Worse still, with this type of process, you may all too often be lulled into to a false sense of security as the project progresses. By adopting a rigid sign off strategy for each activity in the project, it is all too easy to believe that the project is getting easier and risk is reducing as you get nearer to the go live date.
Change will inevitably occur during the project lifecycle, and this is usually the result of feedback. As we see in figure 3, waterfall processes have a late feedback cycle for the part that really counts, the actual software code, and not the signed off paperwork.
The result is that changes often need to be made to the system during the later project stages such as integration (when the different modules of software code are assembled into one application system) and the testing of the system proper. Imagine having to write off a 100 man-year project, after having already spent 95 man-years of the budget, because of a fundamental misunderstanding in the user's requirements!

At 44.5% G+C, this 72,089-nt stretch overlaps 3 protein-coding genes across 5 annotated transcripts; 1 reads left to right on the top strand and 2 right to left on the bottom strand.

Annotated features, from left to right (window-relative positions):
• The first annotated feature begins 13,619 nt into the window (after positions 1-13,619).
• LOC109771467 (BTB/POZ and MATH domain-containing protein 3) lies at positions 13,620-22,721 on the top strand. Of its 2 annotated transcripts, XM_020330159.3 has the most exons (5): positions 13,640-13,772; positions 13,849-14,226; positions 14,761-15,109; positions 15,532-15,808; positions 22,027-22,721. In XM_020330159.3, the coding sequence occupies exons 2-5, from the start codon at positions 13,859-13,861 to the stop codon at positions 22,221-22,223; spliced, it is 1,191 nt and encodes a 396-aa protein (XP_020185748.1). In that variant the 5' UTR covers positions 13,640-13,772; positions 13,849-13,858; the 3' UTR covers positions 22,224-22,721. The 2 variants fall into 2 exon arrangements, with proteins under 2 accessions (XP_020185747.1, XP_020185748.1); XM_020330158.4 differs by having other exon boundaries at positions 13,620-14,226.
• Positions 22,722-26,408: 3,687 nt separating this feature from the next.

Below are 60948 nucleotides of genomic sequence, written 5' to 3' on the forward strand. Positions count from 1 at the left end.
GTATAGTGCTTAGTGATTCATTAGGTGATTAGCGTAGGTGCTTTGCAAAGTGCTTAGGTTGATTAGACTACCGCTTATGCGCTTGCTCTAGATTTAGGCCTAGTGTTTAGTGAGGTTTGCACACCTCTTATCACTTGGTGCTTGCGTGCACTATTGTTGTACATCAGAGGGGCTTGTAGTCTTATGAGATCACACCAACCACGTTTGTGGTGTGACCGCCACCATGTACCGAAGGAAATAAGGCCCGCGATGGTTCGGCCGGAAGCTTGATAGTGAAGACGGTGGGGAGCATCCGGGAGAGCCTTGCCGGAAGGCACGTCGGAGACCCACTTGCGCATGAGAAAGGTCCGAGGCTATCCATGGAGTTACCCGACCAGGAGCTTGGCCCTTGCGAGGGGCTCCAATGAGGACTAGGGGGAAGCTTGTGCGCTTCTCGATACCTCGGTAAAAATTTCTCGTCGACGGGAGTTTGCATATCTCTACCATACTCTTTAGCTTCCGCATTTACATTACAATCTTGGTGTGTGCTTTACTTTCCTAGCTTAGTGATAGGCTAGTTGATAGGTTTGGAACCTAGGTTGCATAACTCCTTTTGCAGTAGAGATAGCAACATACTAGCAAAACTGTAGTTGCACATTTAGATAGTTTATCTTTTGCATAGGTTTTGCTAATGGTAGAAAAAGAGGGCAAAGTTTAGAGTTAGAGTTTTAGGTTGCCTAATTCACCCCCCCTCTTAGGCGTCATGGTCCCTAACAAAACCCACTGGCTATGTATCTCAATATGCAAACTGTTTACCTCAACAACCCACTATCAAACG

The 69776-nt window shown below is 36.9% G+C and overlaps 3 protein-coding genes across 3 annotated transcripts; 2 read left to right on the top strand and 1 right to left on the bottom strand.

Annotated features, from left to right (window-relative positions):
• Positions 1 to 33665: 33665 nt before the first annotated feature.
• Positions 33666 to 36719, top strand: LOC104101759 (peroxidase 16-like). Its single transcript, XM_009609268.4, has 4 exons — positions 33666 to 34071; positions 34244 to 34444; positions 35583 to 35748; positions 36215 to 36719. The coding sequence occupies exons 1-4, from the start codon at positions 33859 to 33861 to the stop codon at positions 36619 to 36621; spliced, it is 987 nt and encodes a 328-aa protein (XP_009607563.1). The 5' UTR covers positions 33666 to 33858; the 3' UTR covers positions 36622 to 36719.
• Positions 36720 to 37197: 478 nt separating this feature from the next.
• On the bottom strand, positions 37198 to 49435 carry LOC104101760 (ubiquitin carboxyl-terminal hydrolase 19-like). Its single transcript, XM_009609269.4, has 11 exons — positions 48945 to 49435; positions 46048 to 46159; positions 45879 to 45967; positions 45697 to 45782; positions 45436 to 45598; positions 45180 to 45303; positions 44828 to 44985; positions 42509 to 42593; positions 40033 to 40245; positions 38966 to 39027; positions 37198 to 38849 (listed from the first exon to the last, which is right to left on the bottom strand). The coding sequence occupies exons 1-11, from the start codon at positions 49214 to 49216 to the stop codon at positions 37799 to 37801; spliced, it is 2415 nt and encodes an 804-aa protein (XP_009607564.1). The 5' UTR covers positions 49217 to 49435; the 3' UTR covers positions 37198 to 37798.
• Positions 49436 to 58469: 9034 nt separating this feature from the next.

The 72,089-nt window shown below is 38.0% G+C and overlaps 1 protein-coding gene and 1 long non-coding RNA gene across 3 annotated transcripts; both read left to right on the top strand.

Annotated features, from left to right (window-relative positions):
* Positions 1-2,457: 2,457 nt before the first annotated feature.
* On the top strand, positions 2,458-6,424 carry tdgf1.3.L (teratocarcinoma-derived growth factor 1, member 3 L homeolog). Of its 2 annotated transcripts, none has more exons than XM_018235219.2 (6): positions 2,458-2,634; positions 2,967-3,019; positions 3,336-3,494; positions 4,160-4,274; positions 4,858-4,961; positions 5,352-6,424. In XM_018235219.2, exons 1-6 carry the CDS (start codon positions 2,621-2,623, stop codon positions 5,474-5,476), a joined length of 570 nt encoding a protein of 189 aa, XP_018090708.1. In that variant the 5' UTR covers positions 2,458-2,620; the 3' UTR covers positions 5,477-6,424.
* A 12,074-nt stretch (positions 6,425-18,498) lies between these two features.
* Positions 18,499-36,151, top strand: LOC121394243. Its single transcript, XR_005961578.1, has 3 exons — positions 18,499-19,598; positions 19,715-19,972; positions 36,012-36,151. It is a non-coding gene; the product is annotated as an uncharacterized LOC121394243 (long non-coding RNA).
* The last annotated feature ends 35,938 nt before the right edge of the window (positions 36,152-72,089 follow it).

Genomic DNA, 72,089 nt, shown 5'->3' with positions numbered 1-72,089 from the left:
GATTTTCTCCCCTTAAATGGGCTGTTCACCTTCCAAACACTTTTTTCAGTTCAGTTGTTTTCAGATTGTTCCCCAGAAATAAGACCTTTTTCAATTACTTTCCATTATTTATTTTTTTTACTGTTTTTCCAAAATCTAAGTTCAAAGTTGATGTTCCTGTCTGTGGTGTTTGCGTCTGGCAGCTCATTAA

The risk profile for waterfall processes, as shown in figure 4, is inappropriate for software development.
The fundamental problem with waterfall processes is that they rely on the assumption that the progress of a software project can be predicted with reasonable accuracy from the outset, and that a reliable completion date can be derived from this. By assuming that the development lifecycle will be predictable, you are admitting that a high degree of risk cannot exist within a project. This is a fools paradise! The Waterfall process is the wrong approach for software development.
Project risks are associated with the unknown. These can be technical, organisational or business oriented in nature, such as:
Adaptive software development processes realise that producing software is a risky business and highly unpredictable in nature. They also recognise that the best mechanism for achieving successful delivery is to contain and mitigate risk by means of the regular and controlled delivery of testable software code to provide a reality check on progress and to give feedback to the users throughout the entire lifecycle of the project.